A recent study
by two NPS scientists appearing in the journal PLOS One concludes that America’s national parks are already experiencing the impacts of climate change. The article begins by explaining that the management goal for national parks is a set of desired future conditions. According to the article, management of national parks has “for decades worked to preserve areas and resources within a ‘historical range of variability.’” In order to evaluate whether this management practice can continue in light of climate change, the authors evaluate the climate over the last 10 to 30 years in each national park compared to the conditions from 1901 to 2012.
To evaluate the difference between current and historical climates, the authors compared the average conditions over the last 10, 20, and 30 years to the historical average conditions in the 289 existing national parks. While finding that current temperature conditions are significantly different from historical averages in most parks, the authors conclude that there is not a linear trend in the changes when comparing the 10, 20, and 30 year periods.
Evaluating annual mean temperature in the parks, the study finds that 91% of parks exceed the 75th percentile in historic temperature distributions over the past 10, 20, and 30 year periods and that 55% of parks exceed the 95th percentile of historic temperature distributions. In contrast, when evaluating changes in precipitation, the study finds that most parks have recent precipitation profiles that are consistent with their historical average. In examining the ability to classify parks by temperature or precipitation regimes, the study concludes that “most parks are presently dominated by extreme high temperatures.”
Based on the study results and other available literature, the authors reach the following conclusions about national parks on a regional scale:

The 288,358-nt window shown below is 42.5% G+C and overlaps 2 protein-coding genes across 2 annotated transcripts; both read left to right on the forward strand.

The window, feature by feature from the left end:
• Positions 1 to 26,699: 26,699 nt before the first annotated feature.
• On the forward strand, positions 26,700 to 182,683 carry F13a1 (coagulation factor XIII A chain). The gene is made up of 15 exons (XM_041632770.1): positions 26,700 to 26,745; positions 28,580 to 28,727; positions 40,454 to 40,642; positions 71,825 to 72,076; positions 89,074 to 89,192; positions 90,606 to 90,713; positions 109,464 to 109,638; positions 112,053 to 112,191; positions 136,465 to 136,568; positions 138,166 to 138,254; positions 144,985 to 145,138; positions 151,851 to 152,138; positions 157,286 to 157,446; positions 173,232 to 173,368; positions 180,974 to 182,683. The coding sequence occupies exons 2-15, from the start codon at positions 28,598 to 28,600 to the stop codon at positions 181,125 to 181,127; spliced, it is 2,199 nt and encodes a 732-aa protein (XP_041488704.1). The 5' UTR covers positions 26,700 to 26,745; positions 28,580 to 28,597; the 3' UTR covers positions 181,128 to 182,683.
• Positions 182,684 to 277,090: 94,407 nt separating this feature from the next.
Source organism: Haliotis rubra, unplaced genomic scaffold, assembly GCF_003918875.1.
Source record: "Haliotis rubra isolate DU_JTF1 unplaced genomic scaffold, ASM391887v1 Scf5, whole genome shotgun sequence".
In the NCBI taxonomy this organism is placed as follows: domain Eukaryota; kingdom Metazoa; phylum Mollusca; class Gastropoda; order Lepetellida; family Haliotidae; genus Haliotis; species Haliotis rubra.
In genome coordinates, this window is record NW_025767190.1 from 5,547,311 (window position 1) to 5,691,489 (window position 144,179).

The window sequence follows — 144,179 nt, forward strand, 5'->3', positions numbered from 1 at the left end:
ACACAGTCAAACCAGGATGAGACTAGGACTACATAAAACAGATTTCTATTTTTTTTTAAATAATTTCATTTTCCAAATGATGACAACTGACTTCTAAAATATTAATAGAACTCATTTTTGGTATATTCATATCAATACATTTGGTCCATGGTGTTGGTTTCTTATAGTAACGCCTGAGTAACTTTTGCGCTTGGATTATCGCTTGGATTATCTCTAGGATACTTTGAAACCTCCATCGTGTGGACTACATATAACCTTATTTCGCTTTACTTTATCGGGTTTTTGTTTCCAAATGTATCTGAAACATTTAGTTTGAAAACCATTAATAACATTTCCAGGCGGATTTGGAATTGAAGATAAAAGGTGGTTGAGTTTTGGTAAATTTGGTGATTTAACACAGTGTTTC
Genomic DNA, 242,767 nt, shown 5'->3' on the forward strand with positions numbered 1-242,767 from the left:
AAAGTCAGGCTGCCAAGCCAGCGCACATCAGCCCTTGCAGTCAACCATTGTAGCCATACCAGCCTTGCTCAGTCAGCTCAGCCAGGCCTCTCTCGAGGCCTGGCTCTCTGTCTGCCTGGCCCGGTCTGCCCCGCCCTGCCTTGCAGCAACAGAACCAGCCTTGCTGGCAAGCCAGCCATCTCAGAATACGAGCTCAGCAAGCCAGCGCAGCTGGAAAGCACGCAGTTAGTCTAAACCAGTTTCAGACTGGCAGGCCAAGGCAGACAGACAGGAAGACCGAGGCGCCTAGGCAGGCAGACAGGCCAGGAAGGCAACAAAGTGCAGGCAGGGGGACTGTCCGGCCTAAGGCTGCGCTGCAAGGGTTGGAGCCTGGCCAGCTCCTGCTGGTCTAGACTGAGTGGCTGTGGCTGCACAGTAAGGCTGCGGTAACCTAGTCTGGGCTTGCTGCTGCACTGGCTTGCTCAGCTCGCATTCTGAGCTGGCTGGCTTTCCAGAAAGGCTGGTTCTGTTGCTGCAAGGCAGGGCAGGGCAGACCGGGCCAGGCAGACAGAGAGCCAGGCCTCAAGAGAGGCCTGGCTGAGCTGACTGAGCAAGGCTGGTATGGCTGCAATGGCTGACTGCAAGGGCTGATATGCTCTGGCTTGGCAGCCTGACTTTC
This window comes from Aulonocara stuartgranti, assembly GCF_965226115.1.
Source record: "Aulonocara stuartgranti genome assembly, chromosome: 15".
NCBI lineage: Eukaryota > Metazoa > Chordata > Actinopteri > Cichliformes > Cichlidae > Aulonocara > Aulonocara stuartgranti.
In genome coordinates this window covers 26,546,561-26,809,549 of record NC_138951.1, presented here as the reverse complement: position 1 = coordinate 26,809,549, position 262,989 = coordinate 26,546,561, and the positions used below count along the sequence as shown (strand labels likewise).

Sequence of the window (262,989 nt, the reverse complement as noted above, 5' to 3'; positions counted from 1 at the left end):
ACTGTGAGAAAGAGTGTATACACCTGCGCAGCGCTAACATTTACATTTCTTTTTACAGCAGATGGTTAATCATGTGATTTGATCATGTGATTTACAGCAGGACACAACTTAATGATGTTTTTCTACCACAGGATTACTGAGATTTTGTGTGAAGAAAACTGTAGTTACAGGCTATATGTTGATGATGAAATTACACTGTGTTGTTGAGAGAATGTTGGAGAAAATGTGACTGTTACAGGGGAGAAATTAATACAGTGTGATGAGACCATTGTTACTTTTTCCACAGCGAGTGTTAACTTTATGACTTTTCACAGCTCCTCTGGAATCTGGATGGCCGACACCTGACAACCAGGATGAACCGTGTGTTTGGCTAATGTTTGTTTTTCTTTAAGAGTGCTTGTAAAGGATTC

- Parks in the desert Southwest have become warmer and drier;
- Parks in Hawaii have become warmer and drier;
- Parks in the Northeast have become warmer and wetter;
- Parks in the Midwest are warmer; and
- Parks in the Southeast exhibit a “warming hole.”
Overall the study finds that many national parks are already experiencing temperature extremes with respect to historical averages. The authors further note that other studies have already documented measureable responses of plant and animal communities to climate changes. As climate regimes in the national parks continue to shift outside of their historical ranges, the authors suggest that additional analyses and potential new management regimes will be needed to assess the vulnerability of national parks and manage park resources under changing climate conditions.
It is important to note that national parks do not exist in isolation but rather have important interactions with the surrounding ecosystem. The findings of the NPS study are therefore not confined to the park boundaries themselves, but are likely also reflective of shifts in temperature and precipitation regimes in the areas surrounding the national parks. Understanding the climate impacts and management responses in national parks will therefore not only be important to preserving the parks as a valuable resource for all Americans but also because they may have implications for surrounding state and private lands.
Posted by Margaret E. Peloso
at 7/8/2014 4:53 PM